Section 193 of the NYS Labor Law prohibits employers from making any deductions from an employee's wages except as expressly authorized by law or as both "expressly authorized in writing" by the employee and "for the benefit of the employee," and also prohibits employers from requiring employees to make payments by separate transactions if such payments would not be permitted as wage deductions. Section 193 limits deductions that may be authorized by employees to "payments for insurance premiums, pension or health and welfare benefits, contributions to charitable organizations, payments for United States bonds, payments for dues or assessments to a labor organization, and similar payments for the benefit of the employee." As discussed in our June 2010 Alert, the NYS Department of Labor (NYS DOL) had opined that employers in New York could not make deductions for repayments of salary advances, overpayments, loans, advances of unearned vacation pay, tuition assistance repayments and the like from employee wages, even if the employees had authorized such deductions in writing.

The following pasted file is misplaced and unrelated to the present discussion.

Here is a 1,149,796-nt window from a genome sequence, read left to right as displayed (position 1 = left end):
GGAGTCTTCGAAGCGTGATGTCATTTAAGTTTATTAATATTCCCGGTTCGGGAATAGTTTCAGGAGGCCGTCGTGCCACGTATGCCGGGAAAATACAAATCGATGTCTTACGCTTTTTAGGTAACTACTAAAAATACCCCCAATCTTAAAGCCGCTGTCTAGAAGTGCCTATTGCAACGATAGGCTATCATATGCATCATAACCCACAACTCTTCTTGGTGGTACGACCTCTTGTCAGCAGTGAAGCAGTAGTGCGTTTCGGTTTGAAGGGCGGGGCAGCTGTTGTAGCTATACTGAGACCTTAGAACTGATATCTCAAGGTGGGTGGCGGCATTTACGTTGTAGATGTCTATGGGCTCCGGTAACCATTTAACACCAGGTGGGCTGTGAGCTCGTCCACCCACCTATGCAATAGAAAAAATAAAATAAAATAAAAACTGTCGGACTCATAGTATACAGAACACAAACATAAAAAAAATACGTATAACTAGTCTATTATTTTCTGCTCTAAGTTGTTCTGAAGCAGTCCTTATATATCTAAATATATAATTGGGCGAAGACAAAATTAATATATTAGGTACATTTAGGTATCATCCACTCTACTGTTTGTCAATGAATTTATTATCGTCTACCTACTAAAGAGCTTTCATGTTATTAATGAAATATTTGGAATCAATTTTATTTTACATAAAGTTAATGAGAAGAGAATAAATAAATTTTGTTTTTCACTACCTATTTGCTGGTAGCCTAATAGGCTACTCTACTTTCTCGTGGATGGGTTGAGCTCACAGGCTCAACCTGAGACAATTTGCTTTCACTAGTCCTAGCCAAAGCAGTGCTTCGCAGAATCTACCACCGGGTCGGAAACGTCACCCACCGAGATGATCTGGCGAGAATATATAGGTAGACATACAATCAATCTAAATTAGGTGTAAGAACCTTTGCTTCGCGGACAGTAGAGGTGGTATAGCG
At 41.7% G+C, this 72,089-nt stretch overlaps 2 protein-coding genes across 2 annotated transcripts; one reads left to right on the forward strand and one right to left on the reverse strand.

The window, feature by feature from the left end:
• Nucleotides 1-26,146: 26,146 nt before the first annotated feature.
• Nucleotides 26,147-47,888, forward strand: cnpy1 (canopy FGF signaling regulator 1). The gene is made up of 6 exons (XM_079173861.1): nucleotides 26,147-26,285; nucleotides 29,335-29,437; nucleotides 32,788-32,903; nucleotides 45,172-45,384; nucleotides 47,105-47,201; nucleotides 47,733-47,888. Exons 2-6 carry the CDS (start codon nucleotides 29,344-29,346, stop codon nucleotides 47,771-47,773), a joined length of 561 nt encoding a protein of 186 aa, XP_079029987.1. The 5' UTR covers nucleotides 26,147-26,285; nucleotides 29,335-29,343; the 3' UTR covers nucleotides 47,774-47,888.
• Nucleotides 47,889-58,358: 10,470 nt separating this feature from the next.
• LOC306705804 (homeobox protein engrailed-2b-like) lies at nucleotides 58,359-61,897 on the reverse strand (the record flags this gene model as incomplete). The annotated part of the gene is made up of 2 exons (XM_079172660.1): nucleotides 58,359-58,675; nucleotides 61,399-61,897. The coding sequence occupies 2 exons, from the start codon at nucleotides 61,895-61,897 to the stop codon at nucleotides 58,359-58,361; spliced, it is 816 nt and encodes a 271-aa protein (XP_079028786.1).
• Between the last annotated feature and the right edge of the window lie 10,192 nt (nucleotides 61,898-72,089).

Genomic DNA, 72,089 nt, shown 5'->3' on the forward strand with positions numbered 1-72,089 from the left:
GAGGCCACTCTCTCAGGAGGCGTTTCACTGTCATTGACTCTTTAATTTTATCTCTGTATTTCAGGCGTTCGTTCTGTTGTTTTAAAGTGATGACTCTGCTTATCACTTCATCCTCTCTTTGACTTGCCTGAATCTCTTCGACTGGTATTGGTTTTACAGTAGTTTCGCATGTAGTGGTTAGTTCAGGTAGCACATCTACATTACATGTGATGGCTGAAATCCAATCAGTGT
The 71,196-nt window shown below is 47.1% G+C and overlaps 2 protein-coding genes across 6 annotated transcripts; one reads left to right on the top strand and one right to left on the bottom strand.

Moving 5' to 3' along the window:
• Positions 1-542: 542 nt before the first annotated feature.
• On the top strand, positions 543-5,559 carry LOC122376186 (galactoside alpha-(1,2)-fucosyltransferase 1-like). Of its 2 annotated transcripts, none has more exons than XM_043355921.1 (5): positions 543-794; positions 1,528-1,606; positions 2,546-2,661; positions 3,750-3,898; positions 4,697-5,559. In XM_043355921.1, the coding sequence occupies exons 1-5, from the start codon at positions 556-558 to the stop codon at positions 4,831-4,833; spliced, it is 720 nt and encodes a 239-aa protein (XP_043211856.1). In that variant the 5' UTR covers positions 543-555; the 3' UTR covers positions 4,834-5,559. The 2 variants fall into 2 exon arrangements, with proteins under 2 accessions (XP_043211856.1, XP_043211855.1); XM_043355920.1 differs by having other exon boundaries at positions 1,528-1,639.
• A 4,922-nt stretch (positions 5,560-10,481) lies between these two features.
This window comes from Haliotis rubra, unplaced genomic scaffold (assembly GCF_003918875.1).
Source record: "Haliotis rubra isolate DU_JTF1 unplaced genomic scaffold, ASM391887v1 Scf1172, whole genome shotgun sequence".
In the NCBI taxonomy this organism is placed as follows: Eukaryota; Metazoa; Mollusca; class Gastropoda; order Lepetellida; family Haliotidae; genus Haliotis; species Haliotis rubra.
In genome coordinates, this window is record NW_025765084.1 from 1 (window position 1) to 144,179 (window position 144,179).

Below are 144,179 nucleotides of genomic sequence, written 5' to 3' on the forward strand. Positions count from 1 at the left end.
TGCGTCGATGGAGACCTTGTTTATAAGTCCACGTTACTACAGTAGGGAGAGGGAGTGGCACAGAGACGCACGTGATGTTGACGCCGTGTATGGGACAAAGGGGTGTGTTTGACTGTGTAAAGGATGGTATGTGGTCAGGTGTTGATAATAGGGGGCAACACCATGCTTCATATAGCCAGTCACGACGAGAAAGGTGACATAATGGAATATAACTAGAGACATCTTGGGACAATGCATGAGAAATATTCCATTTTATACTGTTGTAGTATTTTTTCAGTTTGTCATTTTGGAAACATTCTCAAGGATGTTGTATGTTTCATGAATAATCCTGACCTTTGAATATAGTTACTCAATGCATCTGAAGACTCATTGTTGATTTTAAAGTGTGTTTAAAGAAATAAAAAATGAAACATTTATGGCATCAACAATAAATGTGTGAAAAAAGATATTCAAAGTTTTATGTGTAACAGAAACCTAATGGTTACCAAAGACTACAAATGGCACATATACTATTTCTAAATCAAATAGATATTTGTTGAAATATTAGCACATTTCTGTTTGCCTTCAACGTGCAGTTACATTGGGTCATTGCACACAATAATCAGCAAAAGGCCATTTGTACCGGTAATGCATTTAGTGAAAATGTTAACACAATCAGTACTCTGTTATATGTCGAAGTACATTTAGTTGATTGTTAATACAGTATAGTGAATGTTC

Section 193 has now been amended, effective November 8, 2012, to permit employers to make deductions authorized by employees for, among other things, advances of salary or wages, overpayment of wages due to mathematical or clerical errors, tuition, parking, gym membership dues, cafeteria purchases and day care. Deductions for the repayment of advances and for overpayments must comply with regulations to be promulgated by the Commissioner of the NYS DOL and which must include, but not be limited to, provisions governing: timing, frequency, duration, and method of repayment; limitations on periodic amount of repayment; requirement of notice to employees prior to the commencement of such repayment; and procedures for disputes regarding the repayment.
Section 193, as amended, imposes additional obligations on employers that apply to all wage deductions authorized by employees including, but not limited to, requiring written notice of the details of the manner in which deductions will be made, requiring advance notice of any substantial change to such deductions and requiring employers to keep the authorization on file for six years after the employee's employment ends. In addition, Section 193, as amended, provides that employees may revoke, in writing, their authorization for such deductions at any time. The amendments to Section 193 expire in three years unless renewed.
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